Book review on “The energy of Russia: hydrocarbon culture and climate change”

Jesse Swann-Quinn (PhD, Department of Geography, Maxwell School of Citizenship and Public Affairs, Syracuse University) wrote a review on Professor Tynkkynen’s book “The energy of Russia: hydrocarbon culture and climate change”. The review is published in the “Eurasian Geography and Economics” journal.

As COVID-19 spread globally in the winter and spring of 2020, the governments of Russia and Saudi Arabia upended oil markets. They had failed to agree on a response to collapsing demand within the global oil supply chain, causing crude prices to temporarily drop below zero in some markets. Though shocking, this crisis response was presaged in a letter to Vladimir Putin a year earlier when Igor Sechin – the head of Russia’s state oil and gas company, Rosneft, and a Putin confidant – purportedly argued that agreeing to cut oil output within the OPEC+ coalition posed a “strategic threat” to Russia. While framing Russia as threatened by external geopolitical and market forces, Sechin simultaneously characterized Russia as a global energy superpower, fortified by “the availability of quality recoverable oil reserves, necessary infrastructure and personnel.” (Korsunskaya and Astakhova 2019). In making this argument to Putin, Sechin invoked powerful scripts of Russia’s energy, identity, and space, which Veli-Pekka Tynkkynen deconstructs in his short and illuminating book The Energy of Russia: Hydrocarbon Culture and Climate Change (2019).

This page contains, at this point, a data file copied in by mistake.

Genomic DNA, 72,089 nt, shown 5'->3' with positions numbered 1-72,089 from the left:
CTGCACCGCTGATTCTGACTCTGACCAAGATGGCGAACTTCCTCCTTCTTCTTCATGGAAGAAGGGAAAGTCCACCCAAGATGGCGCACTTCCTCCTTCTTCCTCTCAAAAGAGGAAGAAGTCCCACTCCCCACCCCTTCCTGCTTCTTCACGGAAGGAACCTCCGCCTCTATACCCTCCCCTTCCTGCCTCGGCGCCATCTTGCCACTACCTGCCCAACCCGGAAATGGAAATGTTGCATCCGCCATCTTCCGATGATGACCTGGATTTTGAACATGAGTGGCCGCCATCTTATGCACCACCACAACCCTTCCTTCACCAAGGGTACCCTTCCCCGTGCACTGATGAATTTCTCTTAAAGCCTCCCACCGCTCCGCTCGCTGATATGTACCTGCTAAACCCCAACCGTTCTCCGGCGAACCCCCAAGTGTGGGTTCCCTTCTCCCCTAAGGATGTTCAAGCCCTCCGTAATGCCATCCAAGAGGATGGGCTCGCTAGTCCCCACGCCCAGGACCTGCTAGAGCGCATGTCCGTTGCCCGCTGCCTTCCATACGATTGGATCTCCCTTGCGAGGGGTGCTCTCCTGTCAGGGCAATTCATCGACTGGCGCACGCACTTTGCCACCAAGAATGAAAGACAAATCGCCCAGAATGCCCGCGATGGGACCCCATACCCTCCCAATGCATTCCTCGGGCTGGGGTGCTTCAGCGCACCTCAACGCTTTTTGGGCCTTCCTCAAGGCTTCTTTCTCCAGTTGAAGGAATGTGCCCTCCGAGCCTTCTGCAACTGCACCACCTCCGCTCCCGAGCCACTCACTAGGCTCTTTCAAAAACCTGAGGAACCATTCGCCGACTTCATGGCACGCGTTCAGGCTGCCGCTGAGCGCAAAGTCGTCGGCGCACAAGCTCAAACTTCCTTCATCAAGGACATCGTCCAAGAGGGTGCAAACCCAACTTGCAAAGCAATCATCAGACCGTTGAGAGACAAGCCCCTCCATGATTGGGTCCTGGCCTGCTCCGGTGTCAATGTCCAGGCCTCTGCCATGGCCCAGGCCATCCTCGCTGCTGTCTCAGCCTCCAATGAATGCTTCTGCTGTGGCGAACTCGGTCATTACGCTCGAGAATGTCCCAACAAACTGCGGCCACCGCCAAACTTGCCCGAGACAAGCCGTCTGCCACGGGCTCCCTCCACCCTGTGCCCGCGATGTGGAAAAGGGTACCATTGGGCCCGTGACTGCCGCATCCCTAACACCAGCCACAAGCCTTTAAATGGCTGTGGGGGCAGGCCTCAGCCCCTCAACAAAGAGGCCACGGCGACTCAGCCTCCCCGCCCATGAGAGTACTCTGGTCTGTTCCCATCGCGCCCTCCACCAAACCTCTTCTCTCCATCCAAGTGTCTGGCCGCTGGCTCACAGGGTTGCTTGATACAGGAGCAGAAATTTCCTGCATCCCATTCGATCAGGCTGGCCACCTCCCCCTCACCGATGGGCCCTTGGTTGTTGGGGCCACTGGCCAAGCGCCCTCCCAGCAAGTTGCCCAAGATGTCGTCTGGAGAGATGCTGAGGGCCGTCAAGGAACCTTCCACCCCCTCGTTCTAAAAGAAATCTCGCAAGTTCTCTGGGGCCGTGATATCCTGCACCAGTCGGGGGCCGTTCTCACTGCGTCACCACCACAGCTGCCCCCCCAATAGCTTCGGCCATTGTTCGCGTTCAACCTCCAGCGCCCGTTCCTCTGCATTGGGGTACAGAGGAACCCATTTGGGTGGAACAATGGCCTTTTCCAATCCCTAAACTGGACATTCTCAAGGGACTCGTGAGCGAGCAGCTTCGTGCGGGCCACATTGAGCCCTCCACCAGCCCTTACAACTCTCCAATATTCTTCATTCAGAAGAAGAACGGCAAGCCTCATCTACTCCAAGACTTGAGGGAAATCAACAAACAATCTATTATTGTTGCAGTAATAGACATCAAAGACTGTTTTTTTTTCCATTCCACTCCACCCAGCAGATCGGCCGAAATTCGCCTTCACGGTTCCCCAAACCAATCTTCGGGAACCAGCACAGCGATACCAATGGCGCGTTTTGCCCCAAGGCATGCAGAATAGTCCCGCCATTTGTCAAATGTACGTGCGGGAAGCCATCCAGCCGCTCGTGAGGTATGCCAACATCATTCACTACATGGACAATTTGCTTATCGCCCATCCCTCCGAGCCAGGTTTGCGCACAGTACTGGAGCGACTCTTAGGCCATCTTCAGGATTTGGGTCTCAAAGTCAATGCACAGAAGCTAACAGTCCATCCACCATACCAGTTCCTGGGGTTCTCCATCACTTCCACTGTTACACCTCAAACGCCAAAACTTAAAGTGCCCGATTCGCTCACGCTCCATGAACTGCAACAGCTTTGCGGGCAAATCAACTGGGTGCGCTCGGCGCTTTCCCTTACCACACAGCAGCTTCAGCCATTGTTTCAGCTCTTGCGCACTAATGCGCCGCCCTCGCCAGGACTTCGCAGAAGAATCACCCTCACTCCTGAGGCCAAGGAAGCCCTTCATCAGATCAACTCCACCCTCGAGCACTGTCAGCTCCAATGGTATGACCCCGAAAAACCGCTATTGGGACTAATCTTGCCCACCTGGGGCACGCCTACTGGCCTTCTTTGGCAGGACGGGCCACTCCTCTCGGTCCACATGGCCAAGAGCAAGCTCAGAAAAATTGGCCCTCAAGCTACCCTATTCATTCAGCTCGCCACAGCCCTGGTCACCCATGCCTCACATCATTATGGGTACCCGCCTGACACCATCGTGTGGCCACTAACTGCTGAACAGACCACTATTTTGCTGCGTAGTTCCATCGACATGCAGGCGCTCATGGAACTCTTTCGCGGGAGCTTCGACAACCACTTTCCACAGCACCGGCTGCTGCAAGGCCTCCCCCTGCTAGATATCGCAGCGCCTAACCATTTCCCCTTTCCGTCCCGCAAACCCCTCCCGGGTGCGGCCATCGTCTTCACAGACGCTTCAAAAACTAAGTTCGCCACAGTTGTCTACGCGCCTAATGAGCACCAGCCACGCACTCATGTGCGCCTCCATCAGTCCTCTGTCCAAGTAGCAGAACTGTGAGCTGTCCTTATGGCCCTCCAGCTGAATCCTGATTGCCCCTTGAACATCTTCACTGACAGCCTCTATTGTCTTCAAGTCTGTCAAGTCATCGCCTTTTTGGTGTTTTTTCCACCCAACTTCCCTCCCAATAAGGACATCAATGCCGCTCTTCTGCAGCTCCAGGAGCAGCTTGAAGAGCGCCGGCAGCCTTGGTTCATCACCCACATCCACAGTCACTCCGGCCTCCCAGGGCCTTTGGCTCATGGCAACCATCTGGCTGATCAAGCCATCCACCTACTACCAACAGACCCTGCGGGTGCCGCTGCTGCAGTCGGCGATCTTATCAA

Read the full review on the journal website.

Rethinking climate leadership: Annex I countries’ expectations for China’s leadership role in the post-Paris UN climate negotiations

The first article of our Doctoral student Karoliina Hurri was published this month in the “Environmental Development” journal. In the article titled “Rethinking climate leadership: Annex I countries’ expectations for China’s leadership role in the post-Paris UN climate negotiations“, Karoliina discusses climate leadership expectations for China.

Developed countries, defined in the global climate negotiations as the Annex I countries, have been expected to take the lead in tackling climate change. However, given the severity of climate change, reducing China’s emissions is critical. China is a developing country with world’s highest emissions and a leader in the renewable sector. Hence, outside expectations for China’s climate action have been growing. Through constructivist role theory, the article researched what external expectations there are for China’s potential climate leadership role. The leadership expectations of developed countries were examined from the UN climate conference high-level segment statements from 2016 to 2018. Results of the discourse analysis explain the expectations in six storylines: 1) all parties are placed on the same line, 2) the dichotomy of developing and developed countries is deconstructed, 3) the position of developing countries is highlighted, 4) China has a greater responsibility than non-Annex or a regular party, 5) China is recognized as a climate actor, and 6) China is excluded as a major player. The expectations recognize China’s structural climate leadership but acknowledging China as a global climate leader might pose a role conflict for the developed countries. The conclusion suggests that this acknowledgement would require developed countries to rethink their own climate leadership and assign the role with China.

The article can be read online on the ScienceDirect website.